Small and medium-sized enterprises (SMEs) are vital entities in any country’s economy because of the many economic benefits they generate to such economy. It is logically not untrue that every large organisation started out relatively small before they became what they are today. It was stated that small firm’s “selection of strategy is critical for survival given the disadvantages they face” (Ebben and Johnson 2005, p.1250; cited by Rizzo 2011). Small and medium-sized business strategy has been widely studied as evidenced by the volume of available literature on what informs small business strategy and its concomitant business performance. However, there does not seem to be any concept, which assesses directly the influence of both the merits and demerits of the characteristics of Small and medium sized business on the strategic decisions they make to improve performance.
Moreover, the fact that small businesses are unique is a challenge to make conclusions about some generic characteristics about them. In order words, issues like industry specificity due to the nature of business, the ownership and management issues, the business peculiar environment, organisational structure, the personality of the owner-manager; their personal financial status, goals, values, beliefs, philosophies, skills and so on, are to be considered when generalising a certain characteristic of a ‘typical’ small business.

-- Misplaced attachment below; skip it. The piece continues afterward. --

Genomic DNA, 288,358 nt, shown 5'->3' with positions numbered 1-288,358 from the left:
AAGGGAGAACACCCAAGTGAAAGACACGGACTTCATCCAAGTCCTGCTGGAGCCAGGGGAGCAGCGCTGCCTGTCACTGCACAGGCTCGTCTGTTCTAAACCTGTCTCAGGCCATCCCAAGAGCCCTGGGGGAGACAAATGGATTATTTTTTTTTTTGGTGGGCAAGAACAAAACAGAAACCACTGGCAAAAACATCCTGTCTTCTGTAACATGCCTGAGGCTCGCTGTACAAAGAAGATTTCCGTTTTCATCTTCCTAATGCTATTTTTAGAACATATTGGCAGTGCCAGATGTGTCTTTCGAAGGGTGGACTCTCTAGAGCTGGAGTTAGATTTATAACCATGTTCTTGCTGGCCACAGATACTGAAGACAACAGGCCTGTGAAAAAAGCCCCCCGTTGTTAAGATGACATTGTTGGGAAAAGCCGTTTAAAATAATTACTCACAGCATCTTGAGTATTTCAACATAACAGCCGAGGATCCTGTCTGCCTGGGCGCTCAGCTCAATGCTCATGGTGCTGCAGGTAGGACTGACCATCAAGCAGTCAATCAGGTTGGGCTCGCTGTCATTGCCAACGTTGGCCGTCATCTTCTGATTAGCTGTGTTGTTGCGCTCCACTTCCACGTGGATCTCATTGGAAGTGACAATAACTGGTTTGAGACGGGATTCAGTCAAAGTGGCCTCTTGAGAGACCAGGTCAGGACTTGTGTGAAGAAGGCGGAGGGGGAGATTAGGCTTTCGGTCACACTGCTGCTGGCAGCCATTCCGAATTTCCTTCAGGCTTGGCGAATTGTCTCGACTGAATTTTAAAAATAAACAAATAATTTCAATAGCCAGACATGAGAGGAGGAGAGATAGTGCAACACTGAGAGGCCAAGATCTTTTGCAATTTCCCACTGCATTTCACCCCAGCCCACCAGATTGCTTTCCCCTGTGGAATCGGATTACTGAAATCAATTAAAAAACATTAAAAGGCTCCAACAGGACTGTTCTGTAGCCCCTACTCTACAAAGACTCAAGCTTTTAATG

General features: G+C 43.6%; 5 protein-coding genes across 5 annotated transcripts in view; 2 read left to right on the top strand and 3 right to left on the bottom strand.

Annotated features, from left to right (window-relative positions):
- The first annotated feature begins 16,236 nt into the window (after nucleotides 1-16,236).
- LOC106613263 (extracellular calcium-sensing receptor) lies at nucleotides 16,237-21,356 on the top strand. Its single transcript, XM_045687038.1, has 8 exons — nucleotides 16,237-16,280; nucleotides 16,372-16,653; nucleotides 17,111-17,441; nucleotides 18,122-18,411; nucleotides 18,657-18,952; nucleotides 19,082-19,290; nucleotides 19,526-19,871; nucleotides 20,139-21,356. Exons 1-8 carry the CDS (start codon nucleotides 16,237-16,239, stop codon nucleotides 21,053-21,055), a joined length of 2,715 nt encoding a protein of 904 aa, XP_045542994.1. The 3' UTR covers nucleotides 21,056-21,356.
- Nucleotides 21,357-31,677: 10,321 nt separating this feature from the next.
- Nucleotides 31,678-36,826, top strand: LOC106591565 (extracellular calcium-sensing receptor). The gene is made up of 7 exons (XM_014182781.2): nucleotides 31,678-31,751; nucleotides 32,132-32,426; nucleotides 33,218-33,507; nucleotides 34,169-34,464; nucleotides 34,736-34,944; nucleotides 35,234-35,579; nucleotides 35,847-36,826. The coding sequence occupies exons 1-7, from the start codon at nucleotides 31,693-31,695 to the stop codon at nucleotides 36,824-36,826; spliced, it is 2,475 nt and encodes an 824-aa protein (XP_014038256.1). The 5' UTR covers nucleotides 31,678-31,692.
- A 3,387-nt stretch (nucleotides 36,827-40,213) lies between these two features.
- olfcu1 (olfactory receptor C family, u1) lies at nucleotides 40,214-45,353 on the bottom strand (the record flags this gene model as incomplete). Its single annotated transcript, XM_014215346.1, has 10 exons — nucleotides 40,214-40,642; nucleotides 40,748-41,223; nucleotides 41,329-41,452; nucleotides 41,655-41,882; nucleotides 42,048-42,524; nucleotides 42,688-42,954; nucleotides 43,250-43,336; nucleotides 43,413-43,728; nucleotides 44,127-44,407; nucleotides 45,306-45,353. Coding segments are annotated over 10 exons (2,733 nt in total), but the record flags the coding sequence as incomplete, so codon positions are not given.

Appreciating the diversity of small businesses generally, will enhance the discussion of how a small business can manage the characteristics of being a small sized business and make its strategic plan to fit its peculiarities and the environment in which it operates. The purpose of this study is to add to the existing knowledge of small business strategies and performance, the concept of integrating diversity issues in addressing the characteristics of a Small business to inform strategic decision making process. This is done by perusing existing literature to find out how strategies employed in the private sector by SMEs impact on their performance and the challenges they face in their choice of strategies, due to their growing nature (size) against large-sized firms. Critical assessment of existing theories, which deal with small business strategic formulation and the concomitant results of such strategies are made, with focus on what drives the strategic choices in practice. The approach is that these theories are relatively considered in the light of the known distinctive peculiarities of any SMEs, some of which are as aforementioned.